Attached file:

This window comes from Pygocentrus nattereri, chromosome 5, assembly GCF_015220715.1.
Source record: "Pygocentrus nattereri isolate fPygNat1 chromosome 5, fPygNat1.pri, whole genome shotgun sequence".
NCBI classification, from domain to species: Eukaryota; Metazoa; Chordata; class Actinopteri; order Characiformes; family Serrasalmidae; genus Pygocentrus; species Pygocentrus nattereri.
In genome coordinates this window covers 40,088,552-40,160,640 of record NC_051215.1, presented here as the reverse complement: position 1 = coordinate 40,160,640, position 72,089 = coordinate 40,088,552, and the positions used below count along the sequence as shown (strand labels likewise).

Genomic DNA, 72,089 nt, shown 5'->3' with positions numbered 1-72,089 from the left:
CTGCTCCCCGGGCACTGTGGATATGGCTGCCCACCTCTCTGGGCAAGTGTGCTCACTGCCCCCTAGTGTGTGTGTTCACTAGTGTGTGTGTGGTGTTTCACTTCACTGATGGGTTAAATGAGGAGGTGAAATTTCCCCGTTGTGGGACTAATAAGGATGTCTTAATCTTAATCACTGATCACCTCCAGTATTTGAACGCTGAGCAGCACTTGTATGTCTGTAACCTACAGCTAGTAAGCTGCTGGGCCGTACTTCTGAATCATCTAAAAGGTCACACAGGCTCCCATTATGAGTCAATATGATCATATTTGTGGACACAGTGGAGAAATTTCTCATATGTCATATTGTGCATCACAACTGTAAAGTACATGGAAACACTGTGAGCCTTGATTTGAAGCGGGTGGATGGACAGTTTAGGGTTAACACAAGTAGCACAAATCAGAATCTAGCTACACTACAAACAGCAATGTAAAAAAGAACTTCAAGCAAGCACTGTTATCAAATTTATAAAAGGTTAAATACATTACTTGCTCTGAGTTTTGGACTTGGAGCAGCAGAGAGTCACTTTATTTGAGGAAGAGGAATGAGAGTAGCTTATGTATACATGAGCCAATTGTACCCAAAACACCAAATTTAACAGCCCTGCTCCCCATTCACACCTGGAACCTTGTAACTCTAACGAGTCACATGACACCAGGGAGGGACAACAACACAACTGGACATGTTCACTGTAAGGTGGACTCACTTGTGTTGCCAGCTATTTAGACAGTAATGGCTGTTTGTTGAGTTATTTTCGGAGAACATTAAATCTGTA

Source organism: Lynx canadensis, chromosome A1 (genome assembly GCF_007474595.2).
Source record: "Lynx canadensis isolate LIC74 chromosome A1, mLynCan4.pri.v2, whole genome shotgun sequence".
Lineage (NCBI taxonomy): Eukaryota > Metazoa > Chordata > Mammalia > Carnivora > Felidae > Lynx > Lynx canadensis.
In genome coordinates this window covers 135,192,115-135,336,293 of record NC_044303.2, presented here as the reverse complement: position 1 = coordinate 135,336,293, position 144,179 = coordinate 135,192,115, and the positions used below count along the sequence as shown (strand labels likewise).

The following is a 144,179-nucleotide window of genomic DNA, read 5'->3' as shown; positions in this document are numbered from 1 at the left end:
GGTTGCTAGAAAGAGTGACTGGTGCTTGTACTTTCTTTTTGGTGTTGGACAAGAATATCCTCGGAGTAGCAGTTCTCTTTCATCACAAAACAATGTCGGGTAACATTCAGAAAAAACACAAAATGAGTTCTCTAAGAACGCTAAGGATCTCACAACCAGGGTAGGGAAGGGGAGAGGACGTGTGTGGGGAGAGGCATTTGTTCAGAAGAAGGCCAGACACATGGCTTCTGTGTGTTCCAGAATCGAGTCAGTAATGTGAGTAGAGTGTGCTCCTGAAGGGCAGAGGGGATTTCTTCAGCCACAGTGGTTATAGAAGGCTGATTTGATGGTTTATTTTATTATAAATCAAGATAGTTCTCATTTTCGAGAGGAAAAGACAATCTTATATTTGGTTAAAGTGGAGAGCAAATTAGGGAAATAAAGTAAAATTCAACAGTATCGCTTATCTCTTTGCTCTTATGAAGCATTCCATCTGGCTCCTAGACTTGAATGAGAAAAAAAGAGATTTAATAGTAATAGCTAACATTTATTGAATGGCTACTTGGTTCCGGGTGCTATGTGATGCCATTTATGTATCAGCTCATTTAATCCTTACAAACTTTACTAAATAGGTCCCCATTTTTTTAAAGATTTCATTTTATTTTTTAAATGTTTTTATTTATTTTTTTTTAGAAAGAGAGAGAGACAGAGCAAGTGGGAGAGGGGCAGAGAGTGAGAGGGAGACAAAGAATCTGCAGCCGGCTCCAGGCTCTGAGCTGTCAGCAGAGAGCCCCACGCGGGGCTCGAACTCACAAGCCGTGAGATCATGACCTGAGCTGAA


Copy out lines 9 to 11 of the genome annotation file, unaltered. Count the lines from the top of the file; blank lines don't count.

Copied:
Lineage (NCBI taxonomy): Eukaryota > Metazoa > Chordata > Mammalia > Carnivora > Felidae > Lynx > Lynx canadensis.
In genome coordinates this window covers 135,192,115-135,336,293 of record NC_044303.2, presented here as the reverse complement: position 1 = coordinate 135,336,293, position 144,179 = coordinate 135,192,115, and the positions used below count along the sequence as shown (strand labels likewise).

The following is a 144,179-nucleotide window of genomic DNA, read 5'->3' as shown; positions in this document are numbered from 1 at the left end: